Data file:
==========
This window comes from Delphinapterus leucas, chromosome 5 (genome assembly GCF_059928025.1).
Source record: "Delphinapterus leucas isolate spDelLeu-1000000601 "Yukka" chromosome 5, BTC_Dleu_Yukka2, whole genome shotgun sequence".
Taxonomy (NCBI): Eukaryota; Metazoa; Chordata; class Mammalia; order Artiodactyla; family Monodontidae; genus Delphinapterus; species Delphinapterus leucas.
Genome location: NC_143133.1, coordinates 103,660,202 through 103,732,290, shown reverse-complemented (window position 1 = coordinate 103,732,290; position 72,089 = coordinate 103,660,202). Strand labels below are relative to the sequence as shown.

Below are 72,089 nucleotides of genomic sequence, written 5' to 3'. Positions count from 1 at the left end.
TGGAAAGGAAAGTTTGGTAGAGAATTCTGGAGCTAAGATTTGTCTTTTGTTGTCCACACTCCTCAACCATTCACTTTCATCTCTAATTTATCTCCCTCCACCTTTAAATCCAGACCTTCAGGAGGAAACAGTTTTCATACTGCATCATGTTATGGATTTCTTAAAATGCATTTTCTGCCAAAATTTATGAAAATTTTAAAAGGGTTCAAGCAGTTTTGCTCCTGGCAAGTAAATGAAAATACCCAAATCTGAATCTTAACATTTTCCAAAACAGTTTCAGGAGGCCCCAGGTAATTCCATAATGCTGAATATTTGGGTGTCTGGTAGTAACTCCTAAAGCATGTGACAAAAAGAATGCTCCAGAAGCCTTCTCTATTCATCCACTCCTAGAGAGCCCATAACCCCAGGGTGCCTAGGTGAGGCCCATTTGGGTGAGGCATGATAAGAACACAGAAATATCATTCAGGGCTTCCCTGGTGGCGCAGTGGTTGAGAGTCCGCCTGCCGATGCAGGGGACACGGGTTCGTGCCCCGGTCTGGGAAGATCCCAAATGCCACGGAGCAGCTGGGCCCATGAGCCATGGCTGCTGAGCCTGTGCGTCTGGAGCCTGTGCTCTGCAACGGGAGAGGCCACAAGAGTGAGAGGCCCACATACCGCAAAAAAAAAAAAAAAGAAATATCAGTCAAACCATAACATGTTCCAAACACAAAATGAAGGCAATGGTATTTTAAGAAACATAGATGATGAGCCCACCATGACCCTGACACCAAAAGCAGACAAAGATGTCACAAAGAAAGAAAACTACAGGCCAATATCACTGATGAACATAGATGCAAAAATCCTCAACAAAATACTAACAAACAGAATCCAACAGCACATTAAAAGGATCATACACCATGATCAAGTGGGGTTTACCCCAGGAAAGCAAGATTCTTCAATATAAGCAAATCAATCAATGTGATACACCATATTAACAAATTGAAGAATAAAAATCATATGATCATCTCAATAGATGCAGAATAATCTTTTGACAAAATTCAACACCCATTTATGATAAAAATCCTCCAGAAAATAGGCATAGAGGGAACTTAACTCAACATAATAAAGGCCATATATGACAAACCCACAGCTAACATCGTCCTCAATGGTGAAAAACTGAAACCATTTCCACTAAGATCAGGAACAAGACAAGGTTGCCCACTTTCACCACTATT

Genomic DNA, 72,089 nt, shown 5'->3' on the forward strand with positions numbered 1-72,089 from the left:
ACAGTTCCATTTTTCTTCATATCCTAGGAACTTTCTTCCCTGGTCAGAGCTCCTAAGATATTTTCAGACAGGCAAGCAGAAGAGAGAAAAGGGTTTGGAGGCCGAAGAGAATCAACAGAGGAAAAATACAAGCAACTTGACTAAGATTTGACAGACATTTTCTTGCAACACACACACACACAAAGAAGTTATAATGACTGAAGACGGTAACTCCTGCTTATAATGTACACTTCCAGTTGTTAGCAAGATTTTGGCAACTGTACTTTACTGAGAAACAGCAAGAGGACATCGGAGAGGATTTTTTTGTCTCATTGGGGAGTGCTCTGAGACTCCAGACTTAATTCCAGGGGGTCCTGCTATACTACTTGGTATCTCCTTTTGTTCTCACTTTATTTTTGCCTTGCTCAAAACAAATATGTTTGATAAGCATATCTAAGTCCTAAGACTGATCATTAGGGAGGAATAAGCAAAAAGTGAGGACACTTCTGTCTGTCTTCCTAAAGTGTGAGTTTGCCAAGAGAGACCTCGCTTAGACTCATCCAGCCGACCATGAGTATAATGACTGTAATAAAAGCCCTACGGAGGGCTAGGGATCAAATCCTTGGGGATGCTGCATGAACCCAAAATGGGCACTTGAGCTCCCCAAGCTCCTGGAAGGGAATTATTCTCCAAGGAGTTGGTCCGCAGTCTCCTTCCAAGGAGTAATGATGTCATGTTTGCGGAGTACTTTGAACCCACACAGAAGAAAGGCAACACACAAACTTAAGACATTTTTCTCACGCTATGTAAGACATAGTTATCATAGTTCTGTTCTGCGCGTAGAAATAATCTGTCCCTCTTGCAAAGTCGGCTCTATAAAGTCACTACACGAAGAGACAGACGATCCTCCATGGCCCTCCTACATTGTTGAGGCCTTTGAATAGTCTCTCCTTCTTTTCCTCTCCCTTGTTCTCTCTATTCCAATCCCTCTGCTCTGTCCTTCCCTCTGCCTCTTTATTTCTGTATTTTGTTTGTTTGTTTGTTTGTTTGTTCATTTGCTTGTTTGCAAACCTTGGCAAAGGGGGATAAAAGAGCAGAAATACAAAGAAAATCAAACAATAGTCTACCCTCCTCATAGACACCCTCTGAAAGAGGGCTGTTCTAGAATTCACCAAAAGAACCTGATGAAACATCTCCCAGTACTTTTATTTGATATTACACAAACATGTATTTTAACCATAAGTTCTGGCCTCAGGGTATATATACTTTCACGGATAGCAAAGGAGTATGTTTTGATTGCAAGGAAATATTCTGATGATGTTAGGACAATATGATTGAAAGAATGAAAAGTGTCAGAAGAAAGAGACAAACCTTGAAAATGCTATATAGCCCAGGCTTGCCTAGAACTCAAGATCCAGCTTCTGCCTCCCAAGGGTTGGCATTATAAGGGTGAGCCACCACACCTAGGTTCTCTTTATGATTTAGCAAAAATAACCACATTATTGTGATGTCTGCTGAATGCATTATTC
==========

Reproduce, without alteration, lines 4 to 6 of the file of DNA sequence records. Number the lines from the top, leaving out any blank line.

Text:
Genome location: NC_143133.1, coordinates 103,660,202 through 103,732,290, shown reverse-complemented (window position 1 = coordinate 103,732,290; position 72,089 = coordinate 103,660,202). Strand labels below are relative to the sequence as shown.

Below are 72,089 nucleotides of genomic sequence, written 5' to 3'. Positions count from 1 at the left end.
TGGAAAGGAAAGTTTGGTAGAGAATTCTGGAGCTAAGATTTGTCTTTTGTTGTCCACACTCCTCAACCATTCACTTTCATCTCTAATTTATCTCCCTCCACCTTTAAATCCAGACCTTCAGGAGGAAACAGTTTTCATACTGCATCATGTTATGGATTTCTTAAAATGCATTTTCTGCCAAAATTTATGAAAATTTTAAAAGGGTTCAAGCAGTTTTGCTCCTGGCAAGTAAATGAAAATACCCAAATCTGAATCTTAACATTTTCCAAAACAGTTTCAGGAGGCCCCAGGTAATTCCATAATGCTGAATATTTGGGTGTCTGGTAGTAACTCCTAAAGCATGTGACAAAAAGAATGCTCCAGAAGCCTTCTCTATTCATCCACTCCTAGAGAGCCCATAACCCCAGGGTGCCTAGGTGAGGCCCATTTGGGTGAGGCATGATAAGAACACAGAAATATCATTCAGGGCTTCCCTGGTGGCGCAGTGGTTGAGAGTCCGCCTGCCGATGCAGGGGACACGGGTTCGTGCCCCGGTCTGGGAAGATCCCAAATGCCACGGAGCAGCTGGGCCCATGAGCCATGGCTGCTGAGCCTGTGCGTCTGGAGCCTGTGCTCTGCAACGGGAGAGGCCACAAGAGTGAGAGGCCCACATACCGCAAAAAAAAAAAAAAAGAAATATCAGTCAAACCATAACATGTTCCAAACACAAAATGAAGGCAATGGTATTTTAAGAAACATAGATGATGAGCCCACCATGACCCTGACACCAAAAGCAGACAAAGATGTCACAAAGAAAGAAAACTACAGGCCAATATCACTGATGAACATAGATGCAAAAATCCTCAACAAAATACTAACAAACAGAATCCAACAGCACATTAAAAGGATCATACACCATGATCAAGTGGGGTTTACCCCAGGAAAGCAAGATTCTTCAATATAAGCAAATCAATCAATGTGATACACCATATTAACAAATTGAAGAATAAAAATCATATGATCATCTCAATAGATGCAGAATAATCTTTTGACAAAATTCAACACCCATTTATGATAAAAATCCTCCAGAAAATAGGCATAGAGGGAACTTAACTCAACATAATAAAGGCCATATATGACAAACCCACAGCTAACATCGTCCTCAATGGTGAAAAACTGAAACCATTTCCACTAAGATCAGGAACAAGACAAGGTTGCCCACTTTCACCACTATT